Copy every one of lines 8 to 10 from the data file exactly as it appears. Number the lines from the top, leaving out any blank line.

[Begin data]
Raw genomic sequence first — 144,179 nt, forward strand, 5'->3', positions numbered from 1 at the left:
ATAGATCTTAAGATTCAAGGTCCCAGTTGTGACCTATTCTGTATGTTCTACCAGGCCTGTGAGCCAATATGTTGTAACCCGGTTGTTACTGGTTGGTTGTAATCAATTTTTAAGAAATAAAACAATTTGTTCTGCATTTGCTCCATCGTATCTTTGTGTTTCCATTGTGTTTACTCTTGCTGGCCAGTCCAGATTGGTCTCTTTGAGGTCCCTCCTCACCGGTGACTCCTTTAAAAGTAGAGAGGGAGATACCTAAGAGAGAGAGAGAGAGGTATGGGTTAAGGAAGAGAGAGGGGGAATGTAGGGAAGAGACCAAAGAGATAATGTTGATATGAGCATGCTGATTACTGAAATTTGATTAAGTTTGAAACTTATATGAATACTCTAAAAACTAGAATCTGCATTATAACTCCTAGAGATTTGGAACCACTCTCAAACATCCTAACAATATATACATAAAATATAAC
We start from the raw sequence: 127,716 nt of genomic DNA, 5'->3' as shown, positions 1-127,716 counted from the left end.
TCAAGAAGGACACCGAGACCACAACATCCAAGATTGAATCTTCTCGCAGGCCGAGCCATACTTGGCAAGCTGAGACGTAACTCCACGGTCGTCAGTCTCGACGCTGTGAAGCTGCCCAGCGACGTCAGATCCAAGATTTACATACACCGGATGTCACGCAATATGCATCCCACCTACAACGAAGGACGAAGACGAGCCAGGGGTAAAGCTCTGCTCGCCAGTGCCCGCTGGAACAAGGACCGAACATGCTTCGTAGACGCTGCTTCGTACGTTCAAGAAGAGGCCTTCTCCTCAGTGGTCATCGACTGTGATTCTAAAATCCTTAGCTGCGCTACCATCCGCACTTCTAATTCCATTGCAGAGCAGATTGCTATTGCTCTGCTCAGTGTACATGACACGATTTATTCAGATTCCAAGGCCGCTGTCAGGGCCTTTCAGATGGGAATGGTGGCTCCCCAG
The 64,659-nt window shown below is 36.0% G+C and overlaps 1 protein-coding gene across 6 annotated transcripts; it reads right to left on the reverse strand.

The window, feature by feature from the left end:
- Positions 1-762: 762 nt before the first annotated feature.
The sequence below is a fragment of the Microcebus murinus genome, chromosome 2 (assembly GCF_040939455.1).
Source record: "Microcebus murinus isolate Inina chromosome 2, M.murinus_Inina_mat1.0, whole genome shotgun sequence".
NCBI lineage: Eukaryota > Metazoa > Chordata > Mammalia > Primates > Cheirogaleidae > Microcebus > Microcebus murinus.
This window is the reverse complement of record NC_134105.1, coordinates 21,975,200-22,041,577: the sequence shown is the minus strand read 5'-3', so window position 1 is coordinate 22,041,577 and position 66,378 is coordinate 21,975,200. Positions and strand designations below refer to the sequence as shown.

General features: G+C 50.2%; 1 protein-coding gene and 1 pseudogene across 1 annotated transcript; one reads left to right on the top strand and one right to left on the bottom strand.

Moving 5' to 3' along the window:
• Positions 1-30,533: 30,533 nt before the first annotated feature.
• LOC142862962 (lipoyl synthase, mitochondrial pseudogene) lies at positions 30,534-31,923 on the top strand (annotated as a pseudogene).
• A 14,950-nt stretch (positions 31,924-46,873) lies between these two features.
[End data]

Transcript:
The sequence below is a fragment of the Microcebus murinus genome, chromosome 2 (assembly GCF_040939455.1).
Source record: "Microcebus murinus isolate Inina chromosome 2, M.murinus_Inina_mat1.0, whole genome shotgun sequence".
NCBI lineage: Eukaryota > Metazoa > Chordata > Mammalia > Primates > Cheirogaleidae > Microcebus > Microcebus murinus.